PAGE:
The Great War

The strange choice to set the action during World War I instead of World War II may make some uncomfortable – especially fans of the old comic book. However, it gives Patty Jenkins a chance to play with themes of female empowerment, feminism and standing up against oppression.

It’s a film about the evil that men do, from small, snippy stuff to the big, bad, bigoted bullshit that could destroy the planet, and viewing this world through the eyes of Diana, a woman who’s never seen a man before, much less been told by one what she can and cannot do, is hugely refreshing.

It’s not all wonderful, unfortunately. There are logical gaps, and unexplained things: how on earth Steve Trevor (Chris Pine) and his German pursuers gets trough the portal (or what portal is it anyway) is never explained, while it’s a pivotal, central moment of the movie.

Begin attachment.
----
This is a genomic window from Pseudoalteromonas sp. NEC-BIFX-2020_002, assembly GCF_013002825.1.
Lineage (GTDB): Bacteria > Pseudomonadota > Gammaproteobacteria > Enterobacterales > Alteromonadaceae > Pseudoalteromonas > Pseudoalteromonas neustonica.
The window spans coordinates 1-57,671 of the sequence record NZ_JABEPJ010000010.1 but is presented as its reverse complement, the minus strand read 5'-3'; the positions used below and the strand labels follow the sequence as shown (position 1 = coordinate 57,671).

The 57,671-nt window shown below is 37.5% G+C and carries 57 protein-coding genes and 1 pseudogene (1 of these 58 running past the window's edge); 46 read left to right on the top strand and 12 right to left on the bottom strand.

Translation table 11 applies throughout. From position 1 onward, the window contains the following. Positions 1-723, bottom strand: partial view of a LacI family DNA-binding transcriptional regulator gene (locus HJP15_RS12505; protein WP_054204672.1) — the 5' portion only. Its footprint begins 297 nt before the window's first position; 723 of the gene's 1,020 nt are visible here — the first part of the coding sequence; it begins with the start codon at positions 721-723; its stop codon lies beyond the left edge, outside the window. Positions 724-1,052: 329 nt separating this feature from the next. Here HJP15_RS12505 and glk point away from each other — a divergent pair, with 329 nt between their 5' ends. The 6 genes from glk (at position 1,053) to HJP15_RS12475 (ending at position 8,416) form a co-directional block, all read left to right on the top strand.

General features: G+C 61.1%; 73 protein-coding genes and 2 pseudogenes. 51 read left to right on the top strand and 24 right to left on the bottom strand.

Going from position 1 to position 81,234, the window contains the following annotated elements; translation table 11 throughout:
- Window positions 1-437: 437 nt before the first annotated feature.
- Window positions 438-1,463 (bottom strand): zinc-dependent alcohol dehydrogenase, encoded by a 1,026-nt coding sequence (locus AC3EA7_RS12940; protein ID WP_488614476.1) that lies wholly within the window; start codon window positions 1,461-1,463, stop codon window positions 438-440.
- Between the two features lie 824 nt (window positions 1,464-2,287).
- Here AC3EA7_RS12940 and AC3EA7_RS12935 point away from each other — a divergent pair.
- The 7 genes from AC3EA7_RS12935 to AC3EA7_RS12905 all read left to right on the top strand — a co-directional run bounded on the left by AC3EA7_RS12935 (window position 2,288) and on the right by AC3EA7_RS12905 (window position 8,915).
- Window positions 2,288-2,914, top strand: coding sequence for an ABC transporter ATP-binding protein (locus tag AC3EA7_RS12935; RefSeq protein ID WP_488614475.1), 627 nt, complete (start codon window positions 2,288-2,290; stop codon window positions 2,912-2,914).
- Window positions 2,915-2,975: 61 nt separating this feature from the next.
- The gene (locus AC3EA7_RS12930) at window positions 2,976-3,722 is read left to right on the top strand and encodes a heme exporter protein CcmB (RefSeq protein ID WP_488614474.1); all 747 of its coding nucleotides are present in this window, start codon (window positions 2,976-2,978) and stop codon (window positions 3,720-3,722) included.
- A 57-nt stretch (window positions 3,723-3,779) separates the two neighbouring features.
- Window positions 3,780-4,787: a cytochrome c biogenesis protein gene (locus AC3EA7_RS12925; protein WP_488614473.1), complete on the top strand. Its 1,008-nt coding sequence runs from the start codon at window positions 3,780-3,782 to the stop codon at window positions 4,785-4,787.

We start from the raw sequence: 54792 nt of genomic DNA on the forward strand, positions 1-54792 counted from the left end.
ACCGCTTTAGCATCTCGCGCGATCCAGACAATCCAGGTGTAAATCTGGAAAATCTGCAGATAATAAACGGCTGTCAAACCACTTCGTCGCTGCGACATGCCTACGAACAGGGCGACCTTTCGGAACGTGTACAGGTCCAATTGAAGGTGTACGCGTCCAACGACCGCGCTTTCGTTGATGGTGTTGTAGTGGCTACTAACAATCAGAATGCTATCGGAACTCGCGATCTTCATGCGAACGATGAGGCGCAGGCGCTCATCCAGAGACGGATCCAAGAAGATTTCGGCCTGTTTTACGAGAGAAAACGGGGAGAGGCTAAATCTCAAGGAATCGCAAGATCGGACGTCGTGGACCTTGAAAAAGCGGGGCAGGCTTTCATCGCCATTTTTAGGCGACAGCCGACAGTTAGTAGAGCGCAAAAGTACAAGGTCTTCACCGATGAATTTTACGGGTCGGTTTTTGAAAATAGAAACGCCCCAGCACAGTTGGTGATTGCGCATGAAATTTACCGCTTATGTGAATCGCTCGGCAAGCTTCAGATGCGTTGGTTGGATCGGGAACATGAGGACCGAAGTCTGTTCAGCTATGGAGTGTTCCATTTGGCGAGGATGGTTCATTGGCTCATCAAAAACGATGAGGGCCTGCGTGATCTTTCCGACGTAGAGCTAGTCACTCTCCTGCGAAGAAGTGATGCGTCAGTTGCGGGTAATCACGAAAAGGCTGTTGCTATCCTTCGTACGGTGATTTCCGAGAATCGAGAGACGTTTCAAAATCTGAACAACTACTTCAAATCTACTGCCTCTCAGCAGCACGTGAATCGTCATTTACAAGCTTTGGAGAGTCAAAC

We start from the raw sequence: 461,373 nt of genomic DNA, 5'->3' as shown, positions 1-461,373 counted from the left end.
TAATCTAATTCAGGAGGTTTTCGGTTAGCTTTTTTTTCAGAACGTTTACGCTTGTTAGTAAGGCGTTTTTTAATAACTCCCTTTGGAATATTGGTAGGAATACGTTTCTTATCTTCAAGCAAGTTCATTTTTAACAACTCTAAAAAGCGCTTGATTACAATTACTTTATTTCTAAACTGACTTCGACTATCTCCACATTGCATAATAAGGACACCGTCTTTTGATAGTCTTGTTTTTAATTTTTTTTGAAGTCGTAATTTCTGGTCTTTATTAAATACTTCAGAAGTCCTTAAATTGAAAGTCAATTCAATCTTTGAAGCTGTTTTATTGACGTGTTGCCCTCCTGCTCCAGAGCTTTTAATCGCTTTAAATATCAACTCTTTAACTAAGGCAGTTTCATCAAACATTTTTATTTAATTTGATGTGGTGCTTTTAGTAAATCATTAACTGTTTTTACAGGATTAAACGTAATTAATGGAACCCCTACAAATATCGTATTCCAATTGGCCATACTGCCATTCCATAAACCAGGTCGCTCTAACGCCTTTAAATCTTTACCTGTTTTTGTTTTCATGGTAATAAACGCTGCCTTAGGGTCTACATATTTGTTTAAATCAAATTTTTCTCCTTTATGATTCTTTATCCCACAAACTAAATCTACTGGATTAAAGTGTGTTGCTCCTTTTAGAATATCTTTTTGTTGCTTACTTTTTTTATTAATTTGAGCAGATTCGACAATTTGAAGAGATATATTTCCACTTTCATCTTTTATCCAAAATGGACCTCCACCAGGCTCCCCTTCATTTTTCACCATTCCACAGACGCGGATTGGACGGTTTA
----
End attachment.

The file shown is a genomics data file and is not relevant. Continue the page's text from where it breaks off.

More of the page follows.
The last 20 minutes also can’t avoid the clichés, and the overly CG mistakes comic book movies seem cursed to repeat. It’s a shame because what we have all the way until that moment is a big, goofy grin-on-your-kisser fun, that could teach caped crusaders and men of steel a thing or two. She’s got this, alright.

Still, after a few mediocre attempts, the DC Extended Universe has its first truly terrific entry under its belt. It’s about damn time!


Wonder Woman

Directing - 8.2
Actors - 8.1
Story - 7.8
Visuals - 8.4
Ambiance - 8.6



Still, after a few mediocre attempts, the DC Extended Universe has its first truly terrific entry under its belt. It’s about damn time!

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BadSector is a seasoned journalist for more than twenty years. He communicates in English, Hungarian and French. He worked for several gaming magazines - including the Hungarian GameStar, where he worked 8 years as editor. (For our office address, email and phone number check out our impressum)